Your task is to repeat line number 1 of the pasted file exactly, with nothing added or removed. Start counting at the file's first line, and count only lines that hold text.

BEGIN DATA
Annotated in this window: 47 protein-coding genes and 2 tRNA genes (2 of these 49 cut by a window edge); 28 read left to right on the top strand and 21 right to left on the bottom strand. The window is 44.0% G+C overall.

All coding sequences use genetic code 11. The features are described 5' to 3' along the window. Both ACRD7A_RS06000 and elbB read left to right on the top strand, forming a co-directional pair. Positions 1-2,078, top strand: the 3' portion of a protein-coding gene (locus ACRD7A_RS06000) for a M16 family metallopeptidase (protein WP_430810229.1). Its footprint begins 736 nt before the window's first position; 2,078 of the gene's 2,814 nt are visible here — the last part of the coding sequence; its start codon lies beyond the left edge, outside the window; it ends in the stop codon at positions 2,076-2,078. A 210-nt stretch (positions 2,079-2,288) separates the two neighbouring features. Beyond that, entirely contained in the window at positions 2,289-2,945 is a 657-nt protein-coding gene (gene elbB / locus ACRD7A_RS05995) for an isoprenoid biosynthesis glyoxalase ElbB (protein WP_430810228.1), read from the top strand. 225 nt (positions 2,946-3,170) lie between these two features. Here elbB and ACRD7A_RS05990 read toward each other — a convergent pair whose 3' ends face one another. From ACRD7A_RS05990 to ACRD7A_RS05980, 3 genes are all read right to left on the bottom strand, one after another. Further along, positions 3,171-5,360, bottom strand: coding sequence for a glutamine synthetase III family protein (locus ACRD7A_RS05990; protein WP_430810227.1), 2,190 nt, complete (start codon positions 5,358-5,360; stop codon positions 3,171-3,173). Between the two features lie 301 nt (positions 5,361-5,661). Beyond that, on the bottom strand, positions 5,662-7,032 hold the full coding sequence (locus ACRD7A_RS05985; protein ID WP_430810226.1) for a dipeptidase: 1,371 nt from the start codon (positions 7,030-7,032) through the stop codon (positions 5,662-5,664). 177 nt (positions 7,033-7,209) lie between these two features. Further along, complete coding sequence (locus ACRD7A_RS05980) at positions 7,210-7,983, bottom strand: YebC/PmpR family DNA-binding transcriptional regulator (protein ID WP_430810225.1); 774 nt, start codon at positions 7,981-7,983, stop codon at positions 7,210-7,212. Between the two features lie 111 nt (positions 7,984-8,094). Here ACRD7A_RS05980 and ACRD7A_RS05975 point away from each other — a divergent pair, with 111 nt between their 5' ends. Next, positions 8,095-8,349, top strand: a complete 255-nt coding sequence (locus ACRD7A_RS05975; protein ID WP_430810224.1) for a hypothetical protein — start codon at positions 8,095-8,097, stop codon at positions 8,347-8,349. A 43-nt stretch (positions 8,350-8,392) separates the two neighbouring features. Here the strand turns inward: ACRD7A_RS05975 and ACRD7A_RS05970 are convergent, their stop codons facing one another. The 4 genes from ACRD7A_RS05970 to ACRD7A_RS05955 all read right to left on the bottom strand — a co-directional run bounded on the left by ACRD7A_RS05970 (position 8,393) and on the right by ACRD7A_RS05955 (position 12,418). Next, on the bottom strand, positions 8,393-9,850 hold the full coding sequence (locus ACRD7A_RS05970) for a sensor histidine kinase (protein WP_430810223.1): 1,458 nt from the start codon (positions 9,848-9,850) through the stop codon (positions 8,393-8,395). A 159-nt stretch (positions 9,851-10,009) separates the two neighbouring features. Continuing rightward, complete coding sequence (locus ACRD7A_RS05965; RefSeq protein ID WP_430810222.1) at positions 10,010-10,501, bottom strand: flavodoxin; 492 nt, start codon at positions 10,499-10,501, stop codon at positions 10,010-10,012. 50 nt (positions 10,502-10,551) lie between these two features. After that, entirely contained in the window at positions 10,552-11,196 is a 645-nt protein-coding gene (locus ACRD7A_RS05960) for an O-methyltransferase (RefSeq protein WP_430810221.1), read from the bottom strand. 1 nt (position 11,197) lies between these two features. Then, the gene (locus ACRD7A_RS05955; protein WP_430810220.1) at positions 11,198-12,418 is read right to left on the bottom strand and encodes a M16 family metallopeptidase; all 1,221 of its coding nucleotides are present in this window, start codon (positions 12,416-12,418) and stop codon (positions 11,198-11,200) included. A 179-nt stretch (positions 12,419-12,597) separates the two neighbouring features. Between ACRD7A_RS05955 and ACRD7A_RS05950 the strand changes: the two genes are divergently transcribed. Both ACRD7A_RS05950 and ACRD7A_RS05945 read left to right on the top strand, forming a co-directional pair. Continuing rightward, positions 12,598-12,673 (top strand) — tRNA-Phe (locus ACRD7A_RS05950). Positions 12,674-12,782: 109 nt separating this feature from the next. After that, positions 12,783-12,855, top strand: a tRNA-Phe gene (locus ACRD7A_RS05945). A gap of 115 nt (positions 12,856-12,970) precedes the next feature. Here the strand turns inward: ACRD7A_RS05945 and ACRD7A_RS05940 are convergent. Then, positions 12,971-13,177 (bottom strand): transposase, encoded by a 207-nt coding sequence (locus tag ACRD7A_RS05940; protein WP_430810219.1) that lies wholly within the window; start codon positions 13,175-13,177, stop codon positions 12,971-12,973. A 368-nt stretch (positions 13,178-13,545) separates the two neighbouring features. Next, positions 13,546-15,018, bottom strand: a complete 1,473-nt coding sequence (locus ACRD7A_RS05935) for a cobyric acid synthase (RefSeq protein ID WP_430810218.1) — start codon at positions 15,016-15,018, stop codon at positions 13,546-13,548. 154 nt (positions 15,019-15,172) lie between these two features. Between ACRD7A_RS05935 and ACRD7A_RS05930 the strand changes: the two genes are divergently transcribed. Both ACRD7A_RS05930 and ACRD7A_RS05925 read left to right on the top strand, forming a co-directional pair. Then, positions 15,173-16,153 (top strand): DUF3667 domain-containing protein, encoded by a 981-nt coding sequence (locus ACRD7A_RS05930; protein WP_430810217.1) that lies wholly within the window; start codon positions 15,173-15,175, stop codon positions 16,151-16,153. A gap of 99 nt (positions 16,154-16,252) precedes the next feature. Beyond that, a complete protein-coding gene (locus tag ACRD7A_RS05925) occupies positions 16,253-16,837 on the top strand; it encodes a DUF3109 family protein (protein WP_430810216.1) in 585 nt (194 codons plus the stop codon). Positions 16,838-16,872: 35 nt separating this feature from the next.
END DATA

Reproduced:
Annotated in this window: 47 protein-coding genes and 2 tRNA genes (2 of these 49 cut by a window edge); 28 read left to right on the top strand and 21 right to left on the bottom strand. The window is 44.0% G+C overall.